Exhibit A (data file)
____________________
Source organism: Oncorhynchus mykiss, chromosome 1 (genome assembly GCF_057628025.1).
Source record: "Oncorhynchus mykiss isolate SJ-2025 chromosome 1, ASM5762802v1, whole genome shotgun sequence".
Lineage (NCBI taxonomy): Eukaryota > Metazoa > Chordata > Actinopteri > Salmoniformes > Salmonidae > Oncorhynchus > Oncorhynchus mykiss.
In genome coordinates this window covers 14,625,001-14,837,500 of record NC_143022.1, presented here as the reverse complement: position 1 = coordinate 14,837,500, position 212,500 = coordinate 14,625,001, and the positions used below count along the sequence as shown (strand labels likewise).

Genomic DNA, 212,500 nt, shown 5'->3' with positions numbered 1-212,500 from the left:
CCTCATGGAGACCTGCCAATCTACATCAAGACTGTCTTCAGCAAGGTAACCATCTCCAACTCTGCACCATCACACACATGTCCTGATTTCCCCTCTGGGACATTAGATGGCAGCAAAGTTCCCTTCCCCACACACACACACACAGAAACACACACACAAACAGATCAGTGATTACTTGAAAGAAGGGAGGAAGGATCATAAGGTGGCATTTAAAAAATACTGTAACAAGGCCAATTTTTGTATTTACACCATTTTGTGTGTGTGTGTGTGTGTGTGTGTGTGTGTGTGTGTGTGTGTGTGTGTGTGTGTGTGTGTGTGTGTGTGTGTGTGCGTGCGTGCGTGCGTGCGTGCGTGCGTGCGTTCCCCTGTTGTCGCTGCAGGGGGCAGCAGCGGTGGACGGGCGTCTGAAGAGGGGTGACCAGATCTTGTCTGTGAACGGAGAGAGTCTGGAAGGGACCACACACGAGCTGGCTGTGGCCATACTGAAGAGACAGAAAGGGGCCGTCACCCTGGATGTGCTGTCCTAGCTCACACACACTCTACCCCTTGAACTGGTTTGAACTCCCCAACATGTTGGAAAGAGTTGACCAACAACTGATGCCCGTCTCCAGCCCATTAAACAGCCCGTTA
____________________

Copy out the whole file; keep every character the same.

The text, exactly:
Source organism: Oncorhynchus mykiss, chromosome 1 (genome assembly GCF_057628025.1).
Source record: "Oncorhynchus mykiss isolate SJ-2025 chromosome 1, ASM5762802v1, whole genome shotgun sequence".
Lineage (NCBI taxonomy): Eukaryota > Metazoa > Chordata > Actinopteri > Salmoniformes > Salmonidae > Oncorhynchus > Oncorhynchus mykiss.
In genome coordinates this window covers 14,625,001-14,837,500 of record NC_143022.1, presented here as the reverse complement: position 1 = coordinate 14,837,500, position 212,500 = coordinate 14,625,001, and the positions used below count along the sequence as shown (strand labels likewise).

Genomic DNA, 212,500 nt, shown 5'->3' with positions numbered 1-212,500 from the left:
CCTCATGGAGACCTGCCAATCTACATCAAGACTGTCTTCAGCAAGGTAACCATCTCCAACTCTGCACCATCACACACATGTCCTGATTTCCCCTCTGGGACATTAGATGGCAGCAAAGTTCCCTTCCCCACACACACACACACAGAAACACACACACAAACAGATCAGTGATTACTTGAAAGAAGGGAGGAAGGATCATAAGGTGGCATTTAAAAAATACTGTAACAAGGCCAATTTTTGTATTTACACCATTTTGTGTGTGTGTGTGTGTGTGTGTGTGTGTGTGTGTGTGTGTGTGTGTGTGTGTGTGTGTGTGTGTGTGTGTGTGTGCGTGCGTGCGTGCGTGCGTGCGTGCGTGCGTTCCCCTGTTGTCGCTGCAGGGGGCAGCAGCGGTGGACGGGCGTCTGAAGAGGGGTGACCAGATCTTGTCTGTGAACGGAGAGAGTCTGGAAGGGACCACACACGAGCTGGCTGTGGCCATACTGAAGAGACAGAAAGGGGCCGTCACCCTGGATGTGCTGTCCTAGCTCACACACACTCTACCCCTTGAACTGGTTTGAACTCCCCAACATGTTGGAAAGAGTTGACCAACAACTGATGCCCGTCTCCAGCCCATTAAACAGCCCGTTA